She saw that her husband’s former company, Gulf Services Inc., still had a Yellow Pages ad and a land line number available. So she had the number transferred to her cell to see if anyone called. After all, many of the jobs they did were done annually.

The first call that came in was a floor job at Bishop State Community College’s auditorium in Mobile, she said.

“I bought a floor machine, mops and buckets and the chemicals,” she said. They did the job and when she was paid, she used the profit to pay herself back. Other jobs came. They picked up some residential work and a church.

“I wasn’t really going after work,” she said. Her crews specialized in some work that no one else wanted. They handled resurfacing brick floors that requires intensive work on hands and knees.

She was managing the jobs from her desk at the law firm.

“They’d walk in and I’d be on the phone talking to someone about their floors,” she said. “But the lawyers were proud of me.”

That was early 2010.

Then the BP oil spill hit and JESCO Inc., a major construction company, called the number and business, as she knew it, changed.

‘Perpetual motion’

The law firm was in the middle of a big suit when she got the call to look at the floors in a 52,000-square-foot building that was going to be renovated. She was torn.

But when she told the attorneys which building she needed to go look at, she said they told her, “You’d better go now. BP just bought that building.”

Turns out it was the one BP remodeled for the oil spill mobile Command Center in nine days.

It was whirlwind, but she hung on, and they stayed with her.

She hired 30 people in one day and kept expanding.

From that came the seed money she needed to really grow a business on the scale of her husband’s former one.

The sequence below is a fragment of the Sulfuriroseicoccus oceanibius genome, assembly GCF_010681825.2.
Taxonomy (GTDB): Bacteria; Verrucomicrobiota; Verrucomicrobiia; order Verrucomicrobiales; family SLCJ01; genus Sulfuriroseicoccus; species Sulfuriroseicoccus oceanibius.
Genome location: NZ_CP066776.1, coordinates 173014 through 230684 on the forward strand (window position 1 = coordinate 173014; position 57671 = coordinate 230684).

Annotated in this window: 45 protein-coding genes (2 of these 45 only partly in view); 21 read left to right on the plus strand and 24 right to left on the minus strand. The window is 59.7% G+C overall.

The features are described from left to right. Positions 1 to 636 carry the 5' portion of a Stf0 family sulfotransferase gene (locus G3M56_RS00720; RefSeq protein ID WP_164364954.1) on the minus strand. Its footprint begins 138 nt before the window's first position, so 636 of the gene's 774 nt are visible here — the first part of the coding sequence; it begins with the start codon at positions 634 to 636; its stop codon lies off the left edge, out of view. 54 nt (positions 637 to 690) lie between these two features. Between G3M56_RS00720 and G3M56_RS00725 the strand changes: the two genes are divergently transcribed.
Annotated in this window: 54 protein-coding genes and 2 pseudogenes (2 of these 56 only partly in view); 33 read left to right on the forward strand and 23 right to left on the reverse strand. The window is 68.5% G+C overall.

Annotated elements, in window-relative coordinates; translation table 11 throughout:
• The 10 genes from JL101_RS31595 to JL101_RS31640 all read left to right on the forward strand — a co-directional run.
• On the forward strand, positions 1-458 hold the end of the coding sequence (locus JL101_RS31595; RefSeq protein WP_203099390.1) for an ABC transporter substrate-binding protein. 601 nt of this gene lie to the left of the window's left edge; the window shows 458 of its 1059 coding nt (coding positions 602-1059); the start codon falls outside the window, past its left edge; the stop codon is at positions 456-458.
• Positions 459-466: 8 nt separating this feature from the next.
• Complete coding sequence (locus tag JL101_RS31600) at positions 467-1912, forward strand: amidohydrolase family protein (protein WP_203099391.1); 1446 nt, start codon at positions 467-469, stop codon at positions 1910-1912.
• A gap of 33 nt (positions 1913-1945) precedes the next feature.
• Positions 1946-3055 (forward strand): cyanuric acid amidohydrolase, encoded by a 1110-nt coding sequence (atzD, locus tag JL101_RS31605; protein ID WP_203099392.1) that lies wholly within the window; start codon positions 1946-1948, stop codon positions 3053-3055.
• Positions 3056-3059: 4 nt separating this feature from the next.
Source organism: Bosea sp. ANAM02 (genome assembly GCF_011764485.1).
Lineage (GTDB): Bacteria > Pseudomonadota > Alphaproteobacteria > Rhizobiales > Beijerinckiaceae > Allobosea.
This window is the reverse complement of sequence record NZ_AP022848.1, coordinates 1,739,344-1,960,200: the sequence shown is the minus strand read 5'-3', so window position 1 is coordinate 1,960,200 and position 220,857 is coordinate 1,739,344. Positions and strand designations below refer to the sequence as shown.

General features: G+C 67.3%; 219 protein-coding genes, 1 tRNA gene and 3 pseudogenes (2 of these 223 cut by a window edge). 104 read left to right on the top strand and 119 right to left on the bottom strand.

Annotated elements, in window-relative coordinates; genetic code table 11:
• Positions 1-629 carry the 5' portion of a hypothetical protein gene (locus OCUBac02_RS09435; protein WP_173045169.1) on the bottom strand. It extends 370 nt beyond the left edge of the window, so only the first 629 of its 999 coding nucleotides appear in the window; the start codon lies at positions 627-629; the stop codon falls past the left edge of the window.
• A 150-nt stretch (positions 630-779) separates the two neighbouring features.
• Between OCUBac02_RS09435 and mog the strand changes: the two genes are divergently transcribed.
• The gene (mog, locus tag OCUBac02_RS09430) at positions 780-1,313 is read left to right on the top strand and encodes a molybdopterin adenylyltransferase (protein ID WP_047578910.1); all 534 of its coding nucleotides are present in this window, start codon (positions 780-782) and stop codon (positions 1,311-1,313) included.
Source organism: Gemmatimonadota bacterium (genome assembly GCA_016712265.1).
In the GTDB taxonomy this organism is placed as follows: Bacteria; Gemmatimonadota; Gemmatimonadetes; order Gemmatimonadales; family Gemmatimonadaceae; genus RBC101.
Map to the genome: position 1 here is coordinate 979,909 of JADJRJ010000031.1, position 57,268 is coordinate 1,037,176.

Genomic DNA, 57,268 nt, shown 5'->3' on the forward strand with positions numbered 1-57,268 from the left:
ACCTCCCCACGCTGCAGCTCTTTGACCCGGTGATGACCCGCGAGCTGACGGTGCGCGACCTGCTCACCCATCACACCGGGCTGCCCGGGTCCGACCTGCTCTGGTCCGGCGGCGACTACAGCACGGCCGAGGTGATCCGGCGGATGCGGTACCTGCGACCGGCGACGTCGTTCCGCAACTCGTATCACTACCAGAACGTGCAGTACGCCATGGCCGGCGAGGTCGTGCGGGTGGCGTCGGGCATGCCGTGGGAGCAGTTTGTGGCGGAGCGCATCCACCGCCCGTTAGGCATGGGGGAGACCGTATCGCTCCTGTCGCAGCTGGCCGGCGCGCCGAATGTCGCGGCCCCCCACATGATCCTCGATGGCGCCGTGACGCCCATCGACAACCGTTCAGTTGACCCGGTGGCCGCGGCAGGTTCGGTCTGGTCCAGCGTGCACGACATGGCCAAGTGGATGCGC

“I had a crew in perpetual motion,” she said as she explained how she kept up with the work.

She has since expanded into property management and post-construction cleanup, big work in the region.

She manages janitors, but there are times when she is hands-on.

She’s married to Dr. Thomas Singley, who’s retired, and she has her family and part of his family involved in different aspects of the business at times.

Her husband likes her business spunk and encourages her.

She likes the fact that her business has created jobs that have saved families in these tough economic times.

Two of her employees were in bankruptcy and one family was about to lose its home when they started, she said.

“Most janitors work at minimum wage, they’re the bottom of the totem pole,” she said. “But BP paid more and wanted more. I was able to start some people at $12 to $15 an hour. And they made overtime initially.

“They were able to save their home and to get back on their feet.”

Her workers have varied backgrounds. Some have an education and some from good families were unable to find work.

Because one was working on his master’s degree, Beth Singley was able to use his expertise to set up a tutoring program for her employees and their children. She has acted like a bank at times.

“I learned that a lot of small businesses work like that,” she said. “And it made me feel good. I could help when they didn’t have anywhere else to turn.”

Married to a doctor with a son in medical school herself, she saw another side of life.

“I know a lot of people look down at janitors,” she said. “But these people work hard.”

And so does Beth Singley.

Managing the company, going to the new job sites, overseeing it all and ultimately taking responsibility, it’s demanding work, she said. She’s known as the boss who will wear a hard hat with her high heels.

“It’s like digging ditches sometimes,” she said. “But I enjoy what I do.”